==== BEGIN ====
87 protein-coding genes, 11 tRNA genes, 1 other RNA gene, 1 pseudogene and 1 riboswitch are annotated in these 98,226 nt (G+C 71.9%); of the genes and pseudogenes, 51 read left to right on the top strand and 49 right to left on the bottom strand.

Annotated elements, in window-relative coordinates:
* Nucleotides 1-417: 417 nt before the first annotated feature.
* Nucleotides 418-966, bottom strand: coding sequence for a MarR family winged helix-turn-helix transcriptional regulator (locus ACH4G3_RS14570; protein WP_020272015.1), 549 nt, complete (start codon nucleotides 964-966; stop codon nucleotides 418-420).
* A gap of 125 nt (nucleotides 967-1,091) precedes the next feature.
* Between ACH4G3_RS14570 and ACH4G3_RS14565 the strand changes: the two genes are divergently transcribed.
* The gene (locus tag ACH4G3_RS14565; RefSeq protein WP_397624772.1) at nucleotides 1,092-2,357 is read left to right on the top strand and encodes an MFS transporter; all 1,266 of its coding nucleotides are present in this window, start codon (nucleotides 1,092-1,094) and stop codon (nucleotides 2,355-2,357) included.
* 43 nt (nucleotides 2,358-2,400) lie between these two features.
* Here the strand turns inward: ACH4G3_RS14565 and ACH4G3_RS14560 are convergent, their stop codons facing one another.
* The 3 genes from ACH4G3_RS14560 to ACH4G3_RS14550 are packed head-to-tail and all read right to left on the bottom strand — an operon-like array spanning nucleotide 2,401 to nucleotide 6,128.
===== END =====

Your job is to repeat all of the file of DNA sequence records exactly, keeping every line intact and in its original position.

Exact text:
87 protein-coding genes, 11 tRNA genes, 1 other RNA gene, 1 pseudogene and 1 riboswitch are annotated in these 98,226 nt (G+C 71.9%); of the genes and pseudogenes, 51 read left to right on the top strand and 49 right to left on the bottom strand.

Annotated elements, in window-relative coordinates:
* Nucleotides 1-417: 417 nt before the first annotated feature.
* Nucleotides 418-966, bottom strand: coding sequence for a MarR family winged helix-turn-helix transcriptional regulator (locus ACH4G3_RS14570; protein WP_020272015.1), 549 nt, complete (start codon nucleotides 964-966; stop codon nucleotides 418-420).
* A gap of 125 nt (nucleotides 967-1,091) precedes the next feature.
* Between ACH4G3_RS14570 and ACH4G3_RS14565 the strand changes: the two genes are divergently transcribed.
* The gene (locus tag ACH4G3_RS14565; RefSeq protein WP_397624772.1) at nucleotides 1,092-2,357 is read left to right on the top strand and encodes an MFS transporter; all 1,266 of its coding nucleotides are present in this window, start codon (nucleotides 1,092-1,094) and stop codon (nucleotides 2,355-2,357) included.
* 43 nt (nucleotides 2,358-2,400) lie between these two features.
* Here the strand turns inward: ACH4G3_RS14565 and ACH4G3_RS14560 are convergent, their stop codons facing one another.
* The 3 genes from ACH4G3_RS14560 to ACH4G3_RS14550 are packed head-to-tail and all read right to left on the bottom strand — an operon-like array spanning nucleotide 2,401 to nucleotide 6,128.